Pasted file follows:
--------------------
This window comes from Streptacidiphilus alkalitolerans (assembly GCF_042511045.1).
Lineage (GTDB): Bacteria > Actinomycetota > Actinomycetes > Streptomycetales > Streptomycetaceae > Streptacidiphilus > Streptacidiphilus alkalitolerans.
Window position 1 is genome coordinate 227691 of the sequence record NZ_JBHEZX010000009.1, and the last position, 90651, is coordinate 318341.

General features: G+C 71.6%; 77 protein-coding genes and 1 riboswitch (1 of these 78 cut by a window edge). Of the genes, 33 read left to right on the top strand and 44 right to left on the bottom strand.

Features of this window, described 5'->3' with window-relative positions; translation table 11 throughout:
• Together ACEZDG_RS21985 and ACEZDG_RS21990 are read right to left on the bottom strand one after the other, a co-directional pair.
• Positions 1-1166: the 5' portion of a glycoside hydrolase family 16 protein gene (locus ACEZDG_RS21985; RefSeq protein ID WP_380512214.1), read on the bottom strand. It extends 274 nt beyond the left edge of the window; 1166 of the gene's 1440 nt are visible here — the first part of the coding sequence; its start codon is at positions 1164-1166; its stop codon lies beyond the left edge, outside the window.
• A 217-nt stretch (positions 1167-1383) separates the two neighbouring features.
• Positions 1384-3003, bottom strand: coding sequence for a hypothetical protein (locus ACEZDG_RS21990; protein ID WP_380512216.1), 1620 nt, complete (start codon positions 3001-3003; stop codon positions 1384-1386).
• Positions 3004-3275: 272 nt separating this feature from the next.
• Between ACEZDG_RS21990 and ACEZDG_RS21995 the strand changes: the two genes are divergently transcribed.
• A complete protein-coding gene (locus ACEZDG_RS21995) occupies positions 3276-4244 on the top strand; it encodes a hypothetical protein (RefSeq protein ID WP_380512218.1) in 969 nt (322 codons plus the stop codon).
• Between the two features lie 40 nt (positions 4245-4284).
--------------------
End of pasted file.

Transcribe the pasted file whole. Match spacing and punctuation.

This window comes from Streptacidiphilus alkalitolerans (assembly GCF_042511045.1).
Lineage (GTDB): Bacteria > Actinomycetota > Actinomycetes > Streptomycetales > Streptomycetaceae > Streptacidiphilus > Streptacidiphilus alkalitolerans.
Window position 1 is genome coordinate 227691 of the sequence record NZ_JBHEZX010000009.1, and the last position, 90651, is coordinate 318341.

General features: G+C 71.6%; 77 protein-coding genes and 1 riboswitch (1 of these 78 cut by a window edge). Of the genes, 33 read left to right on the top strand and 44 right to left on the bottom strand.

Features of this window, described 5'->3' with window-relative positions; translation table 11 throughout:
• Together ACEZDG_RS21985 and ACEZDG_RS21990 are read right to left on the bottom strand one after the other, a co-directional pair.
• Positions 1-1166: the 5' portion of a glycoside hydrolase family 16 protein gene (locus ACEZDG_RS21985; RefSeq protein ID WP_380512214.1), read on the bottom strand. It extends 274 nt beyond the left edge of the window; 1166 of the gene's 1440 nt are visible here — the first part of the coding sequence; its start codon is at positions 1164-1166; its stop codon lies beyond the left edge, outside the window.
• A 217-nt stretch (positions 1167-1383) separates the two neighbouring features.
• Positions 1384-3003, bottom strand: coding sequence for a hypothetical protein (locus ACEZDG_RS21990; protein ID WP_380512216.1), 1620 nt, complete (start codon positions 3001-3003; stop codon positions 1384-1386).
• Positions 3004-3275: 272 nt separating this feature from the next.
• Between ACEZDG_RS21990 and ACEZDG_RS21995 the strand changes: the two genes are divergently transcribed.
• A complete protein-coding gene (locus ACEZDG_RS21995) occupies positions 3276-4244 on the top strand; it encodes a hypothetical protein (RefSeq protein ID WP_380512218.1) in 969 nt (322 codons plus the stop codon).
• Between the two features lie 40 nt (positions 4245-4284).